I've seen Andrei Kirilenko, Gordon Hayward, Larry Bird, and Jayson Tatum as comps. My knee-jerk reaction is that these are all different players.

Kirilenko with better scoring and shooting, maybe?  It depends on if he growths further, but he's a 6'8" PF / SF who projects to be an elite defender while also being very good at scoring, passing and rebounding. 

But when you watch him, there's no guy who immediately jumps out as being the perfect comparison.

The optimistic upside is a cross between Paul Pierce and Ben Simmons (without the craziness), except better at blocking shots.


I'M THE SILVERBACK GORILLA IN THIS MOTHER——— AND DON'T NONE OF YA'LL EVER FORGET IT!@ 34 minutes

Re: Cooper Flagg
« Reply #54 on: August 02, 2023, 03:13:23 PM »

Offline Kernewek

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I feel like Tatum and Bird are going to be optimistic projections for nearly everyone who picks up a basketball. But yeah, I feel like “light skinned forward” is the comparison de jur, but maybe that’s because he’s a kid who’s a while away from having a style of play.
Man had always assumed that he was more intelligent than dolphins because he had achieved so much—the wheel, New York, wars and so on—whilst all the dolphins had ever done was muck about in the water having a good time.

But conversely, the dolphins had always believed that they were far more intelligent than man—for precisely the same reasons.

Re: Cooper Flagg
« Reply #55 on: August 02, 2023, 04:01:28 PM »

Offline gouki88

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I know the comparison game is flawed, but does anyone have a good comp for Cooper Flagg? What are the realistic and optimistic projections?

I've seen Andrei Kirilenko, Gordon Hayward, Larry Bird, and Jayson Tatum as comps. My knee-jerk reaction is that these are all different players.

Kirilenko with better scoring and shooting, maybe?  It depends on if he growths further, but he's a 6'8" PF / SF who projects to be an elite defender while also being very good at scoring, passing and rebounding. 

But when you watch him, there's no guy who immediately jumps out as being the perfect comparison.

The optimistic upside is a cross between Paul Pierce and Ben Simmons (without the craziness), except better at blocking shots.
The defence reminds me a lot of Kirilenko, or Shawn Marion. Athletic forward who is all over the place making plays.

I haven’t been able to see enough of his offence though. Most highlight reels are just him dunking on people, which is hard to draw much from
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Re: Cooper Flagg
« Reply #56 on: August 02, 2023, 05:11:18 PM »

Offline Celtics4ever

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The videos I looked up on him, he was playing against poor competition and guys who were marginal athletes.  Those peach jams guys were horrible players.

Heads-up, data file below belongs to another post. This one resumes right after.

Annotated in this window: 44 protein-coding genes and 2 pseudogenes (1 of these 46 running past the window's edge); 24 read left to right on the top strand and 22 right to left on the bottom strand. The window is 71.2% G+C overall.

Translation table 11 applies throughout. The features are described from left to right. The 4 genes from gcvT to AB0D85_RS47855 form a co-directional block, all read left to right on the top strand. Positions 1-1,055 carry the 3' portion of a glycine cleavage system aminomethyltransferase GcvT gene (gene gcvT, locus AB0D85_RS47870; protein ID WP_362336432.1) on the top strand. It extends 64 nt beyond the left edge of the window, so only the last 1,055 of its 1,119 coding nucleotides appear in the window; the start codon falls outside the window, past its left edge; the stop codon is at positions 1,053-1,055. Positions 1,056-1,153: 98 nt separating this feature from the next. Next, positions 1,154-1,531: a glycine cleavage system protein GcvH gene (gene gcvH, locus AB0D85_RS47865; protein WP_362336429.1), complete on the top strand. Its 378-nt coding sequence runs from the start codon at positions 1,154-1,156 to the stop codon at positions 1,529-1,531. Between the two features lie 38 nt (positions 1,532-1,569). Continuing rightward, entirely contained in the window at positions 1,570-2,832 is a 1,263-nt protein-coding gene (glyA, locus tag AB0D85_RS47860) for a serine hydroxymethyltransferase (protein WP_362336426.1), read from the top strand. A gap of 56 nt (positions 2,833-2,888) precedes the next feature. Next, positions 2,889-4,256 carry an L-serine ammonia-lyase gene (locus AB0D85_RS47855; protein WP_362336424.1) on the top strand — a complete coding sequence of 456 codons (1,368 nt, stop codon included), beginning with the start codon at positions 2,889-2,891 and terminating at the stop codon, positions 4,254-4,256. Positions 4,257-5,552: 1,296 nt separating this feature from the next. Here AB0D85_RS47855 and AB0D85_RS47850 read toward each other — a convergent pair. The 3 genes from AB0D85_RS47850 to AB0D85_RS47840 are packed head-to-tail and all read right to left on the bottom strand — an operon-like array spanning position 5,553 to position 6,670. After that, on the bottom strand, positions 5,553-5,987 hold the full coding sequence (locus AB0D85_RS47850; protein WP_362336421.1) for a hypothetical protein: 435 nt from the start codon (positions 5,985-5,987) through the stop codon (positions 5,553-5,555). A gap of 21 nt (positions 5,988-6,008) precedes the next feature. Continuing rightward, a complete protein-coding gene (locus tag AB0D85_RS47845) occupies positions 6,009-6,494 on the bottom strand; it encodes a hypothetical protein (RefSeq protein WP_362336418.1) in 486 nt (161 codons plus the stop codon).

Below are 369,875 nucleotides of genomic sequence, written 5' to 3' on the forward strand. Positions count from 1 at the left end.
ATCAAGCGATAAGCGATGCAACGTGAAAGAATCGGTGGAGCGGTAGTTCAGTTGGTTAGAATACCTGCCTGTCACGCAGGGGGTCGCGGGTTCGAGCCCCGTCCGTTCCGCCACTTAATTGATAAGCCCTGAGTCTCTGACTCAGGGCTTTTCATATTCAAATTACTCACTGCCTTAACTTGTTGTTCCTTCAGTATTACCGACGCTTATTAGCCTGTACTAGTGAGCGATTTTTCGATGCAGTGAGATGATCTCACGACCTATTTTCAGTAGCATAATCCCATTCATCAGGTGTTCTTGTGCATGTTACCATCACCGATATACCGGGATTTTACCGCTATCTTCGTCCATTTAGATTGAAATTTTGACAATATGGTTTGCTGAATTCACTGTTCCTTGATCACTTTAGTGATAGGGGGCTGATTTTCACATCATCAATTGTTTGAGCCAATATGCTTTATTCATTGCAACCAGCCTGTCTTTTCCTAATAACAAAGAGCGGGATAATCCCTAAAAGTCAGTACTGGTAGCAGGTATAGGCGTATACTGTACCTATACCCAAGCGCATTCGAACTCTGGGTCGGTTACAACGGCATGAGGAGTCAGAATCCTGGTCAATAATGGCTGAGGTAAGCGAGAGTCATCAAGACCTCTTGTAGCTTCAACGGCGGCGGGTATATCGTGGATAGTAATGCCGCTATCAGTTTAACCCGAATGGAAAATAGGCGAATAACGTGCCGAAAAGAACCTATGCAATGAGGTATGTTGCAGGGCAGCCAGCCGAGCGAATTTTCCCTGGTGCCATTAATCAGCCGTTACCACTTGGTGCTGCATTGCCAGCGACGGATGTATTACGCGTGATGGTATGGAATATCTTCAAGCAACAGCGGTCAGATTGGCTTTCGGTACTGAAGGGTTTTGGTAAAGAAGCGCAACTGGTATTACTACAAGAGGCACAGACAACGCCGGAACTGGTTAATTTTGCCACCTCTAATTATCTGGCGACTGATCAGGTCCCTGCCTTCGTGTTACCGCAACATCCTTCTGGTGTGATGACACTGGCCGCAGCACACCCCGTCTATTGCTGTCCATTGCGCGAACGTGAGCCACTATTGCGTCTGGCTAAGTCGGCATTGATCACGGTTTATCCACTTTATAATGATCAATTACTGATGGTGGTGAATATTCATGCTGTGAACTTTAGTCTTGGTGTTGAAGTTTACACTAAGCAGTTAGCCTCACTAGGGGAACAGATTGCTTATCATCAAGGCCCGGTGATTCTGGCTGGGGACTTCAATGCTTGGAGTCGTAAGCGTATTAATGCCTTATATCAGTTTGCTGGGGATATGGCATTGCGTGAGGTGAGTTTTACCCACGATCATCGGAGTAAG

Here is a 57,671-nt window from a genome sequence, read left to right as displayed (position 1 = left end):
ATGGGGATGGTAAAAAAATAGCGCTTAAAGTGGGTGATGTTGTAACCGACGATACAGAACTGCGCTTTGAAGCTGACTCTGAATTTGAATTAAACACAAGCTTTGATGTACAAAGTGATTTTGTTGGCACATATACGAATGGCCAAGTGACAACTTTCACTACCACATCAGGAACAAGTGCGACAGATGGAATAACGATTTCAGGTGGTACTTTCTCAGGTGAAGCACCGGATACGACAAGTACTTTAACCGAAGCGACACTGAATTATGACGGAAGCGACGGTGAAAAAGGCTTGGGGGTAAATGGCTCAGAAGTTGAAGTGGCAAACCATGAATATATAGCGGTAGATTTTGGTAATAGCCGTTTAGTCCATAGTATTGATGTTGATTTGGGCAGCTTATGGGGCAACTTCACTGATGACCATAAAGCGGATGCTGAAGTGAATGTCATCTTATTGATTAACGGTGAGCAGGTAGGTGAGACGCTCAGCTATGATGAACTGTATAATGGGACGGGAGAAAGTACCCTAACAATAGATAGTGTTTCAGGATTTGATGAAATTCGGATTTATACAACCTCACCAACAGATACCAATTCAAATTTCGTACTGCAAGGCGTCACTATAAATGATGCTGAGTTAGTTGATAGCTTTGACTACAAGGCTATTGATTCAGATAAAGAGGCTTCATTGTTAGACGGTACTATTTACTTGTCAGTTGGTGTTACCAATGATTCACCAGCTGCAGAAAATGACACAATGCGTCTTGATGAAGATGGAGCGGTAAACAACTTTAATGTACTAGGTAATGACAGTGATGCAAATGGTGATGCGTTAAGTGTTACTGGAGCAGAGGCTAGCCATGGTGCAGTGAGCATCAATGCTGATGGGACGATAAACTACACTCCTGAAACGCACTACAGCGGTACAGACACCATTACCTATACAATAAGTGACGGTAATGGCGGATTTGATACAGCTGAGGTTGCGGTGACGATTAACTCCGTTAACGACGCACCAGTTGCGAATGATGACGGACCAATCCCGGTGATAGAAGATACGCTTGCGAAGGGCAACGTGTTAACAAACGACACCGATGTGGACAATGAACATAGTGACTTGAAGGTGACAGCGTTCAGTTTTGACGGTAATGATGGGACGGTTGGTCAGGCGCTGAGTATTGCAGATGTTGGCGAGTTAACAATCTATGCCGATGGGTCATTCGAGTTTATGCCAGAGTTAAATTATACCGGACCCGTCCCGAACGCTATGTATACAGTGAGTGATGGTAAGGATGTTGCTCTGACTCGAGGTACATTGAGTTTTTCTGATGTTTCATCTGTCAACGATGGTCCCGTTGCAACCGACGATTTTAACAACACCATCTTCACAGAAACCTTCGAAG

Re: Cooper Flagg
« Reply #57 on: August 02, 2023, 11:33:08 PM »

Offline Ed Monix

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I know the comparison game is flawed, but does anyone have a good comp for Cooper Flagg? What are the realistic and optimistic projections?

I've seen Andrei Kirilenko, Gordon Hayward, Larry Bird, and Jayson Tatum as comps. My knee-jerk reaction is that these are all different players.

Flagg reminds me of a more aggressive Bobby Jones, but that’s purely based on his athleticism.

« Last Edit: August 02, 2023, 11:56:14 PM by Ed Monix »
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Re: Cooper Flagg
« Reply #58 on: August 03, 2023, 08:23:45 AM »

Offline boscel33

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I know the comparison game is flawed, but does anyone have a good comp for Cooper Flagg? What are the realistic and optimistic projections?

I've seen Andrei Kirilenko, Gordon Hayward, Larry Bird, and Jayson Tatum as comps. My knee-jerk reaction is that these are all different players.

Flagg reminds me of a more aggressive Bobby Jones, but that’s purely based on his athleticism.



I like the Bobby Jones comp, so I looked him up and found this quote:

"If I was going to ask a youngster to model after someone, I would pick Bobby Jones." Said longtime 76ers teammate Julius Erving, "He's a player who's totally selfless, who runs like a deer, jumps like a gazelle, plays with his head and heart each night, and then walks away from the court as if nothing happened."

Dang, his shooting was sick early in his career!  He played 84 games as  a PF in 74-75, 32 MPG, 14.8 PPG, and shot 60%.

I think the biggest difference is, Flagg is going to probably play the 3 whereas Bobby was a pure 4. 

The AK47 comp is a good one too, but they say Flagg is still growing so he could wind up bigger.  Maybe becoming more like Dirk.
"There's sharks and minnows in this world. If you don't know which you are, you ain't a shark."

Re: Cooper Flagg
« Reply #59 on: August 03, 2023, 01:24:47 PM »

Offline Celtics4ever

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Quote
Dang, his shooting was sick early in his career!  He played 84 games as  a PF in 74-75, 32 MPG, 14.8 PPG, and shot 60%.

That is because he shot close to the bucket more oft than not.